Serving Up Splitboards
Local restaurateur retrofits snowboards for the backcountry
Story and photo by Ian Ferguson
Maple Falls business owners Trish and Serafino Gesmundo have provided delicious, locally-grown food to hungry adventurers since opening Cafe 542 on the Mt. Baker Highway last May.Now Serafino’s passion for backcountry snowboarding has led to the growth of a second business: turning snowboards into splitboards.Splitboards are snowboards with reconfigurable bindings that have been cut longitudinally allowing riders to use the boards like cross country skis. With skins and poles, riders can hike up slopes before reassembling their board and riding downhill as they would on any other snowboard.
Serafino was first turned onto the concept several years ago while working as a manager for the Glacier Ski Shop. He went splitting in the backcountry a few times with rented splitboards and wanted a pair his own.
He was considering getting his brand new Never Summer snowboard retrofitted when Tim Eberly, a representative for Never Summer, suggested Serafino cut it himself. The Michigan native dove headfirst into the project.
His new splitboard worked out perfectly. Soon, friends who saw Serafino’s homemade rig were asking him to work his magic on their own boards.
“Word started getting out and it just grew organically from there,” he said. Serafino now receives several orders a week, and Mt. Baker Recycled Splitboards is steadily growing.
Using a dialed-in assembly process, Serafino turns his customers’ snowboards into light, strong, and well-balanced splitboards. First, customers bring their snowboard into Cafe 542, where they fill out paperwork describing their stance and component preferences. Then, Serafino sends the board to a local guy who uses a water jet to cut the board in half. This half-million dollar machine creates a hairline split, removing less than 1/32 of an inch of board material in a perfect cut every time. If you hold one of Serafino’s assembled splitboards up to the light, no light shines through the crack, and the connection doesn’t wiggle no matter how hard you thrash the board.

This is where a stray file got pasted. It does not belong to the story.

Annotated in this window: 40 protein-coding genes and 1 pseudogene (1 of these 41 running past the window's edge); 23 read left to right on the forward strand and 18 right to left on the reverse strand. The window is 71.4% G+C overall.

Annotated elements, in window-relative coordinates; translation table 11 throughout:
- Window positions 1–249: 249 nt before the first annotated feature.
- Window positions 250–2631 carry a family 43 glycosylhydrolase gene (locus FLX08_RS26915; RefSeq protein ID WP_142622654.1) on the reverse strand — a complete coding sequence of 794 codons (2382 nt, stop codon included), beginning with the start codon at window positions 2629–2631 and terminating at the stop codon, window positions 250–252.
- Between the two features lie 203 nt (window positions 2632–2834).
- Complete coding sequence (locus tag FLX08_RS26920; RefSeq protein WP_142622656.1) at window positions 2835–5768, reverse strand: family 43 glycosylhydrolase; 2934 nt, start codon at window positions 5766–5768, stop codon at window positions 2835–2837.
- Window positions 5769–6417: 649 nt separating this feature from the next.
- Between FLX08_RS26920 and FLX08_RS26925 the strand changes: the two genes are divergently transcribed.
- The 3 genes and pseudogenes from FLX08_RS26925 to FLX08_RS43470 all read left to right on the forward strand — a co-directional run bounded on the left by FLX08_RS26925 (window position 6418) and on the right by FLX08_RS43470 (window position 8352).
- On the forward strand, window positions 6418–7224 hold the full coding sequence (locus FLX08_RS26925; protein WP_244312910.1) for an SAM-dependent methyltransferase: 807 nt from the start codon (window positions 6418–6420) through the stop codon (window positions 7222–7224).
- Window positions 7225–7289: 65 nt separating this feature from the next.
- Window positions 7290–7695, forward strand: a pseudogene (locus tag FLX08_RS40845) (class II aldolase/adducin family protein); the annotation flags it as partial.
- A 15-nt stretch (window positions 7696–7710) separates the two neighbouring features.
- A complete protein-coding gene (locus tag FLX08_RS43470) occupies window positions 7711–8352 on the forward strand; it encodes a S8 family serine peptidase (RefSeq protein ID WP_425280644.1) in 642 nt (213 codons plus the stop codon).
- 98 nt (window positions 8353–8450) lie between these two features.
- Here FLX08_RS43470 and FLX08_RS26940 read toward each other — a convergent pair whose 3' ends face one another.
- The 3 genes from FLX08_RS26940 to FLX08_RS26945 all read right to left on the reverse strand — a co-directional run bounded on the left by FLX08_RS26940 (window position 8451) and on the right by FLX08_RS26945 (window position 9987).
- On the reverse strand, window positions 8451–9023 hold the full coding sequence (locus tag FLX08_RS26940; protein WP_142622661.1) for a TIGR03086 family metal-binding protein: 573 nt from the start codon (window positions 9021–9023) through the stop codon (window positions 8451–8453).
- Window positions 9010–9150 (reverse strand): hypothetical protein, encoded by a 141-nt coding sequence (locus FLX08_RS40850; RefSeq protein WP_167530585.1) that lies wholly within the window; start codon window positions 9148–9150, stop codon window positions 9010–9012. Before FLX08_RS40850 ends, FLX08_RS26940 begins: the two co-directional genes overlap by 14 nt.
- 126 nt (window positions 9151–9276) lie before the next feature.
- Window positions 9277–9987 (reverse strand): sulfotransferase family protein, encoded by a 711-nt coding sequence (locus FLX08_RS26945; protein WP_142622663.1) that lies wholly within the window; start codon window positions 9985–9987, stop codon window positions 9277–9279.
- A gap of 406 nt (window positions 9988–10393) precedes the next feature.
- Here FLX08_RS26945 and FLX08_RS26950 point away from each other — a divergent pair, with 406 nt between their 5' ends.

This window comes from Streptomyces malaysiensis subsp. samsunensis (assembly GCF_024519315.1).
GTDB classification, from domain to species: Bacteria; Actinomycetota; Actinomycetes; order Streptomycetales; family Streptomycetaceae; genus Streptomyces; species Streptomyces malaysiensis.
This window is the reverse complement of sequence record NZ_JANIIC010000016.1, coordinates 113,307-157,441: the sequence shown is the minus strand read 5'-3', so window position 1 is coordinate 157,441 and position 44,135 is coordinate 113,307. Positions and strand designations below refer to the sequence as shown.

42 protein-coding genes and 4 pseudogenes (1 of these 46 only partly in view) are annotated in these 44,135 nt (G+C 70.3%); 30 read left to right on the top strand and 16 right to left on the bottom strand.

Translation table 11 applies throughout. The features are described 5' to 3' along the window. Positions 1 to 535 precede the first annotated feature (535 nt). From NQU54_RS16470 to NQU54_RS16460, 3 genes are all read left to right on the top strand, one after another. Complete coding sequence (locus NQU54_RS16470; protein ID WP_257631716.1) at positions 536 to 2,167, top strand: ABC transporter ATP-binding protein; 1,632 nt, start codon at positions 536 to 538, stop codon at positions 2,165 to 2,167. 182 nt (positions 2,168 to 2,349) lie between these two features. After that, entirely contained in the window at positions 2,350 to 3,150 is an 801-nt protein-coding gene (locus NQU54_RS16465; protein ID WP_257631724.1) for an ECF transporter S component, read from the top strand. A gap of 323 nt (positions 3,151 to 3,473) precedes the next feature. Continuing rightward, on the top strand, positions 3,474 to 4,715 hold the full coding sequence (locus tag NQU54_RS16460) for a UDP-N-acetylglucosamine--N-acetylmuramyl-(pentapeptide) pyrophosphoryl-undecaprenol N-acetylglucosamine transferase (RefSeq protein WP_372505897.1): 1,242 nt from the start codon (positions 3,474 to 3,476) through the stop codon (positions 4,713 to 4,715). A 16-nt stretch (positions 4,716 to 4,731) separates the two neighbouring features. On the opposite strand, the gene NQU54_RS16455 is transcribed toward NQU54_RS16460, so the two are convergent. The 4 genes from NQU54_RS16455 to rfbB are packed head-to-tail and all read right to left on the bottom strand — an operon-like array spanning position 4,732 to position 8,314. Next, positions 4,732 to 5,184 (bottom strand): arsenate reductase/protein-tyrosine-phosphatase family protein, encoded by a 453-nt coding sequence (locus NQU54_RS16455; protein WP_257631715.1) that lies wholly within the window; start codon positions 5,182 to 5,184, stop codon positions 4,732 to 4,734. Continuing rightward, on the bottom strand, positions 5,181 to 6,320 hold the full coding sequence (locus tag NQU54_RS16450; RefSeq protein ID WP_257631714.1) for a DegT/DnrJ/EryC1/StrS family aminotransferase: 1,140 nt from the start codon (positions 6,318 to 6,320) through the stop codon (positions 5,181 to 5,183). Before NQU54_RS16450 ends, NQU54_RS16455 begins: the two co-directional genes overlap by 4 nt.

Once back from the water jet, Gesmundo assembles the boards according to the customer’s specifications using top-of-the-line components from Karakorum, Voile and Spark. Assembly involves drilling through the board, installing inserts with p-tex backings (they mesh seamlessly with the base of the board) and mounting the components. He does the assembly in a shipping-container workshop in the parking lot of Cafe 542. He’s renting the container, which is just big enough for a couple of workbenches and a drying area, but he’s hoping to move to a bigger space above the cafe.
Turning a snowboard you already own into a splitboard is an economical way to get into backcountry snowboarding, Serafino said. New splitboards can cost up to $1,500 but, depending on the components the customer chooses, a board taken to Serafino can be had for $350 to $400. If a customer just needs a board split, Serafino will do it for $90. If he or she wants it cut and ready to accept hardware, with holes drilled and inserts installed, it will cost $250.
“I want it to be cost effective for people to get out into the backcountry,” Serafino said. “It’s a fun place to be, and I want everyone to be able to experience it, even though money is tight for a lot of people.”
Like many residents of Maple Falls and neighboring Glacier, Serafino is fanatical about hiking for turns. Anyone visiting turns-all-year.com, the cyber-home of backcountry skiing in the Northwest, has probably seen Serafino’s silhouette on the homepage (he’s climbing Goat Mountain with a board on his back), and anyone visiting Café 542 can get all the trip information they need from the friendly guy behind the counter.
Trish and Serafino are raising their two kids, 6-year-old Canyon and 4-year-old Kaia, to be equally in love with nature. This was the impetus behind a new line of Mt. Baker Recycled Splitboards: splitboards for kids.
“It’s something nobody in the industry is doing,” Serafino said. “Some parents might want to take their kids into the backcountry but it’s also for 9 to 12-year-olds who just want to walk up the hills in their backyards and ride around the hills and trails.”
The one downside to all this business?
“Now I can’t get out splitboarding as much as I’d like,” he said. “But business is good, and I enjoy doing it. I was a builder in my past, so this gives me some self-fulfillment.”
Find Mt. Baker Recycled Splitboards on Facebook or at Café 542, located at 7466 Mt. Baker Highway, Maple Falls, 360/599-1347. X